Resolving harmless binding errors in WPF

While developing WPF applications, you will notice a lot of binding errors being displayed in output window; like this
System.Windows.Data Error: 4 : Cannot find source for binding with reference 'RelativeSource FindAncestor, AncestorType='System.Windows.Controls.DataGrid', AncestorLevel='1''. BindingExpression:Path=CellsPanelHorizontalOffset; DataItem=null; target element is'Button' (Name=''); target property is'Width' (type 'Double') System.Windows.Data Error: 4 : Cannot find source for binding with reference 'RelativeSource FindAncestor, AncestorType='System.Windows.Controls.ItemsControl', AncestorLevel='1''. BindingExpression:Path=HorizontalContentAlignment; DataItem=null; target element is'ComboBoxItem' (Name=''); target property is'HorizontalContentAlignment' (type 'HorizontalAlignment') System.Windows.Data Error: 4 : Cannot find source for binding with referenc…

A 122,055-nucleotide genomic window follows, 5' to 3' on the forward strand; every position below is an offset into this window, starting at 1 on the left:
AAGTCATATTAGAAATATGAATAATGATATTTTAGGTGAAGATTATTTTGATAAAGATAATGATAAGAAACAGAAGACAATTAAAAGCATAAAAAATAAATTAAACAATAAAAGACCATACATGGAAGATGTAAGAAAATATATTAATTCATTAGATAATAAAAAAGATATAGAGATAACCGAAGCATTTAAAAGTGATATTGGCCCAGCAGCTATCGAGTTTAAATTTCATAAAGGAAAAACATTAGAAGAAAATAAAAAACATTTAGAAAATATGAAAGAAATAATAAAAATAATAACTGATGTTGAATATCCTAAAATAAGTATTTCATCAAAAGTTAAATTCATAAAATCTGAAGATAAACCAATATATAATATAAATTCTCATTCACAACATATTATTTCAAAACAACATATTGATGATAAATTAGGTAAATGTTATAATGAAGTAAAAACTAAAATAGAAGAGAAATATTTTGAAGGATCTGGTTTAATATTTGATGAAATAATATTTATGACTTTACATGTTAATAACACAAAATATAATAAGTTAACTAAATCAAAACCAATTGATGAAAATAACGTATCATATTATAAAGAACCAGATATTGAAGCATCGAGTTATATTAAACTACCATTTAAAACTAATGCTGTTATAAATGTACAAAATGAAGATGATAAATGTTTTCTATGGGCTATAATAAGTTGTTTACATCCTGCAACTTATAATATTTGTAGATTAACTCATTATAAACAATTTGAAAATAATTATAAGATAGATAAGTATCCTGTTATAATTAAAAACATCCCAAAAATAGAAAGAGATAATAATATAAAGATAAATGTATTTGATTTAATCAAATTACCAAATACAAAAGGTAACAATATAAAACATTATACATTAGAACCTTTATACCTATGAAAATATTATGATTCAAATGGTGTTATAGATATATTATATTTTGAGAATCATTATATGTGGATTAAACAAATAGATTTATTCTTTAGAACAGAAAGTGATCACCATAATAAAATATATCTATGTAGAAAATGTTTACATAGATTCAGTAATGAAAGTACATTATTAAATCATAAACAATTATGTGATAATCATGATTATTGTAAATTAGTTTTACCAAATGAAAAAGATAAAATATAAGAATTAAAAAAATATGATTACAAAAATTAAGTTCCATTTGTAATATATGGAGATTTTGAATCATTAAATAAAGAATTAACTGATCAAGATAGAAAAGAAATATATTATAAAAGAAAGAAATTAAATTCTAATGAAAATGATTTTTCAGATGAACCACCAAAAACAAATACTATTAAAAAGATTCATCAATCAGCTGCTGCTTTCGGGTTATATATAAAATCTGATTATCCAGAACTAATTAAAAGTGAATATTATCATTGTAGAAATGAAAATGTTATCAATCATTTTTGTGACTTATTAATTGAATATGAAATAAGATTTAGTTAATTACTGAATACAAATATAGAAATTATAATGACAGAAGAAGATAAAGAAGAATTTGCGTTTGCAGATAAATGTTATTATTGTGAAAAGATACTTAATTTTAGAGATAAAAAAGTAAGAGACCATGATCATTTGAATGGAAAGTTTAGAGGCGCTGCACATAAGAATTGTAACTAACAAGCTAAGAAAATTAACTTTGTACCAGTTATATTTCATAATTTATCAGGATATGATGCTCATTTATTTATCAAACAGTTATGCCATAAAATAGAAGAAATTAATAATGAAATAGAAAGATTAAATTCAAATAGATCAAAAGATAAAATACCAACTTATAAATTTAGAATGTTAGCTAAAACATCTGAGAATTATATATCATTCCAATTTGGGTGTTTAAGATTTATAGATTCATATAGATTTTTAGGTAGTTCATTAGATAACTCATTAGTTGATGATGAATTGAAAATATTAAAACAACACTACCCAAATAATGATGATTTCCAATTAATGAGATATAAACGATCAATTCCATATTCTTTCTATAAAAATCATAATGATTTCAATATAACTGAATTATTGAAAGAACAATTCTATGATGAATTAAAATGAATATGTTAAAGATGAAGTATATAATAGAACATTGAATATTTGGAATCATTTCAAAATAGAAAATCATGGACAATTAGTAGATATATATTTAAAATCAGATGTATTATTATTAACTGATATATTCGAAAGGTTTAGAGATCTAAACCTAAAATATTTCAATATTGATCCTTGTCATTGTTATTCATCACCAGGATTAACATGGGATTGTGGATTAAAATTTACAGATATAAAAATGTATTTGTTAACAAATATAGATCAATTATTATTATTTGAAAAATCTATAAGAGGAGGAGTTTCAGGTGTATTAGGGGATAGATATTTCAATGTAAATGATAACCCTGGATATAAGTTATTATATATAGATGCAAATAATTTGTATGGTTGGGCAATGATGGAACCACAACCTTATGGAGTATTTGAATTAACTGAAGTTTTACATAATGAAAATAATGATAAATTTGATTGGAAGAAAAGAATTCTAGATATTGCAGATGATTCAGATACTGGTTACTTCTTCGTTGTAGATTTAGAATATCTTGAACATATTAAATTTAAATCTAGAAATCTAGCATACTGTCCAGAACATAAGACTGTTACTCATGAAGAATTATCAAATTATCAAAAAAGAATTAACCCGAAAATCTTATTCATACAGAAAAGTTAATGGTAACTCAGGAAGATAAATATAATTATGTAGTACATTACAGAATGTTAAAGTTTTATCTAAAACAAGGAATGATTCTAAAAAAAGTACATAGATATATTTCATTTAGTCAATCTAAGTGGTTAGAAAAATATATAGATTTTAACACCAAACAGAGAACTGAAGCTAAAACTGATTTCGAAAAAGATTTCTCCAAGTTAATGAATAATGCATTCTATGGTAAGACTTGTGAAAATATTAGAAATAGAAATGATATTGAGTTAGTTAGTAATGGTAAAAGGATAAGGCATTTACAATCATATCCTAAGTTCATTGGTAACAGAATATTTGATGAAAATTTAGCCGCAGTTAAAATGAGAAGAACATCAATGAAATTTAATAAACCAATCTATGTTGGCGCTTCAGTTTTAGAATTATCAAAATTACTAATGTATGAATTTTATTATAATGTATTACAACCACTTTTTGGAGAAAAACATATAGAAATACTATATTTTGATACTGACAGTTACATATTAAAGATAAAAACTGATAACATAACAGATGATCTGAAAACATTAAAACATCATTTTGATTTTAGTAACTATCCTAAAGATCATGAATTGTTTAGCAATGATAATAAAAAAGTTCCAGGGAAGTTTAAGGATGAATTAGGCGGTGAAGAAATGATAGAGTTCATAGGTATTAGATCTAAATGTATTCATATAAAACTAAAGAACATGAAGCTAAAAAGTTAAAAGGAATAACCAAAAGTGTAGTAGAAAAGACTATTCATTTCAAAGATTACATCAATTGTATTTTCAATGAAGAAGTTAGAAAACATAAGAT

Unity Volumetric Light Error on Mac OSX

When I get build from Unity for Mac OS X and run the game on Mac OSX, I get


Initialize engine version: 2017.3.0f3 (a9f86dcd79df)
GfxDevice: creating device client; threaded=1
2018-02-07 12:42:57.410 btm[28692:5744936] Color LCD preferred device: Intel HD Graphics 5000 (high power)
2018-02-07 12:42:57.410 btm[28692:5744936] Metal devices available: 1
2018-02-07 12:42:57.410 btm[28692:5744936] 0: Intel HD Graphics 5000 (high power)
2018-02-07 12:42:57.411 btm[28692:5744936] Forcing user selected device: Intel HD Graphics 5000 (high power)
Initializing Metal device caps: Intel HD Graphics 5000
Begin MonoManager ReloadAssembly
- Completed reload, in  0.137 seconds
WARNING: Shader Unsupported: 'Sandbox/VolumetricLight' - Pass '' has no vertex shader
ERROR: Shader Shader is not supported on this GPU (none of subshaders/fallbacks are suitable)WARNING: Shader Unsupported: 'Sandbox/VolumetricLight' - Setting to default shader.
WARNING: Shader Unsupported: 'Hidden/Bilater…